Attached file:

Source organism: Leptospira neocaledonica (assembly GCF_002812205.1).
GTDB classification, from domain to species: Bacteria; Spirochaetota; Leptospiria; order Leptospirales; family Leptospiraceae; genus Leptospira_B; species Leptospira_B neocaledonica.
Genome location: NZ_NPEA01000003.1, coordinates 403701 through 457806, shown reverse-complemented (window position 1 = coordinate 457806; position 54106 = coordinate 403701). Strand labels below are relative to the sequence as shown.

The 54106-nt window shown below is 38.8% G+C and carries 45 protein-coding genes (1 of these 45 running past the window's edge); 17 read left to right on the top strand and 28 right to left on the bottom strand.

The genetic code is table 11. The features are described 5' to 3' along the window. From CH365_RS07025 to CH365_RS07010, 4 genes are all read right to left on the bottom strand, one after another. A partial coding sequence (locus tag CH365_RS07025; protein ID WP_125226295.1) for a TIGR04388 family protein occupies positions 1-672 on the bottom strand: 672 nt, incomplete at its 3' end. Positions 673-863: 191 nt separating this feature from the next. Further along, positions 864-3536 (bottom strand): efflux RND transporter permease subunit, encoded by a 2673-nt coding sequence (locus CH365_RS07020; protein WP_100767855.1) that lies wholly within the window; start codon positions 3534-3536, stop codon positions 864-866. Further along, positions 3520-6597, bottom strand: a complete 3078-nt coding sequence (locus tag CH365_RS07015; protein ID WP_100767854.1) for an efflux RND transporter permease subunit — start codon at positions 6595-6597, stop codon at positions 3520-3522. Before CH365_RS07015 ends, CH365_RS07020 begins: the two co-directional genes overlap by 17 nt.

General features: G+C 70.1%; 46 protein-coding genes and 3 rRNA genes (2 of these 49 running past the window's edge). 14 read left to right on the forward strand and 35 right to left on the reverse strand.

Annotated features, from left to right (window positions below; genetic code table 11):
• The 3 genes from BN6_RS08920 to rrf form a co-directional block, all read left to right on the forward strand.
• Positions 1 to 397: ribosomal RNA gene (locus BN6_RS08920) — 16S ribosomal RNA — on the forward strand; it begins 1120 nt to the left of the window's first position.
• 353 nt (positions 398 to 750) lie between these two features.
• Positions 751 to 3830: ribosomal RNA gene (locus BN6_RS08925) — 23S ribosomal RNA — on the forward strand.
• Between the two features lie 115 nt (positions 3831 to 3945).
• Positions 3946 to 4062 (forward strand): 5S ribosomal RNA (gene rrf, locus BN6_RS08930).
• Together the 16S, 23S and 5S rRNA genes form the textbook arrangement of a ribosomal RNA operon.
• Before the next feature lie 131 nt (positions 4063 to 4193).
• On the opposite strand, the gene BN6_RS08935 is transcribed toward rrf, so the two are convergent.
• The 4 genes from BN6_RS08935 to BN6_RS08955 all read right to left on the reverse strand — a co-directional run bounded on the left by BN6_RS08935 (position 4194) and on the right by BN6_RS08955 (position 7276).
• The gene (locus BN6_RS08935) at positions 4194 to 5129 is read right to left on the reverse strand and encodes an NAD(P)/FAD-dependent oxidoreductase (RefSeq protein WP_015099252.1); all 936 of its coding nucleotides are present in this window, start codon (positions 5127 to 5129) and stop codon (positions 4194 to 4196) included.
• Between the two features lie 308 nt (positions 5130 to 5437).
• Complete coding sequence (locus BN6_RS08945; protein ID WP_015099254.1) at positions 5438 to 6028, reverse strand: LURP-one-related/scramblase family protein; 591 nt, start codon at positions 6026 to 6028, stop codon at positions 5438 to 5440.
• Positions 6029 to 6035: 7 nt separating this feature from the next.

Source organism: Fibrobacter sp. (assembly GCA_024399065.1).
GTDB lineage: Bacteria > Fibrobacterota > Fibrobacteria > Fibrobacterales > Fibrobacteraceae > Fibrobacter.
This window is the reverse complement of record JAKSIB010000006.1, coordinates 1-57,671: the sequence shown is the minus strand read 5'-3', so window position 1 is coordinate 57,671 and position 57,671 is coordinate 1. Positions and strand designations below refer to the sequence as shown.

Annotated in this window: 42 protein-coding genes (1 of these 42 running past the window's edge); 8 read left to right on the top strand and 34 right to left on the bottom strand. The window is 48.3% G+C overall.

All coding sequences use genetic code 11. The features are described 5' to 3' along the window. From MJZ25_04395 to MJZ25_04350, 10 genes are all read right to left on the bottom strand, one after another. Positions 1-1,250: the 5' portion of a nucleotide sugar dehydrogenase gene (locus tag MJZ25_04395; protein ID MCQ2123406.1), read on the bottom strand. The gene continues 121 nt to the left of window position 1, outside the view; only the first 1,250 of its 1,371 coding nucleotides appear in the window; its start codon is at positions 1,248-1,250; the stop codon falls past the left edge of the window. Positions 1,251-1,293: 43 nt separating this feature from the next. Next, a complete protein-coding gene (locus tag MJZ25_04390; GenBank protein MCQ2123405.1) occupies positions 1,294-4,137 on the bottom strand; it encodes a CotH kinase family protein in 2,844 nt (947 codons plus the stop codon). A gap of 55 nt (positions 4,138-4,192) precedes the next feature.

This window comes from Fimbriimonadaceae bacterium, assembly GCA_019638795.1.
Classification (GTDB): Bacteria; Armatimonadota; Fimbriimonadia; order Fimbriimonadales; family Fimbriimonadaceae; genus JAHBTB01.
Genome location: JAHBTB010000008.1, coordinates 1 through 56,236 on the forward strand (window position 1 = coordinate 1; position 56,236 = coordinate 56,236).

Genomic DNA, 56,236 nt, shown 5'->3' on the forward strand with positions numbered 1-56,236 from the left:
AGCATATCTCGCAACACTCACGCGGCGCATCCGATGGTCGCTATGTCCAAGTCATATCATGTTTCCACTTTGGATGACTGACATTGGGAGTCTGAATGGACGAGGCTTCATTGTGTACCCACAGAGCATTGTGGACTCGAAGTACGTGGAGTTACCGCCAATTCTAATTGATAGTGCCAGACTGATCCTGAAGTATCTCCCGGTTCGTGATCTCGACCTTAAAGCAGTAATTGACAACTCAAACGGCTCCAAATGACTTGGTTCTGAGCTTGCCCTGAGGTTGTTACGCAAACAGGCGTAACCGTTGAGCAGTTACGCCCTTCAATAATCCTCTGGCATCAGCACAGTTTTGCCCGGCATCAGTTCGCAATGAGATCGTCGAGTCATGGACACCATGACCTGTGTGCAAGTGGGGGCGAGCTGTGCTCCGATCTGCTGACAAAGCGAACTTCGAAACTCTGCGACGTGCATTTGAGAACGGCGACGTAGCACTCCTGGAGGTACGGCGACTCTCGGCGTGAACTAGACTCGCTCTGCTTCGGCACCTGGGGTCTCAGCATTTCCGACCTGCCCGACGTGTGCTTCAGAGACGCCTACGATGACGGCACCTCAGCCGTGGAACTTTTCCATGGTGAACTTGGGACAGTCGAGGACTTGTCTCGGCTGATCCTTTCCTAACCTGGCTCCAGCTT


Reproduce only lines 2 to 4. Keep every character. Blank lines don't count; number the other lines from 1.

GTDB classification, from domain to species: Bacteria; Spirochaetota; Leptospiria; order Leptospirales; family Leptospiraceae; genus Leptospira_B; species Leptospira_B neocaledonica.
Genome location: NZ_NPEA01000003.1, coordinates 403701 through 457806, shown reverse-complemented (window position 1 = coordinate 457806; position 54106 = coordinate 403701). Strand labels below are relative to the sequence as shown.

The 54106-nt window shown below is 38.8% G+C and carries 45 protein-coding genes (1 of these 45 running past the window's edge); 17 read left to right on the top strand and 28 right to left on the bottom strand.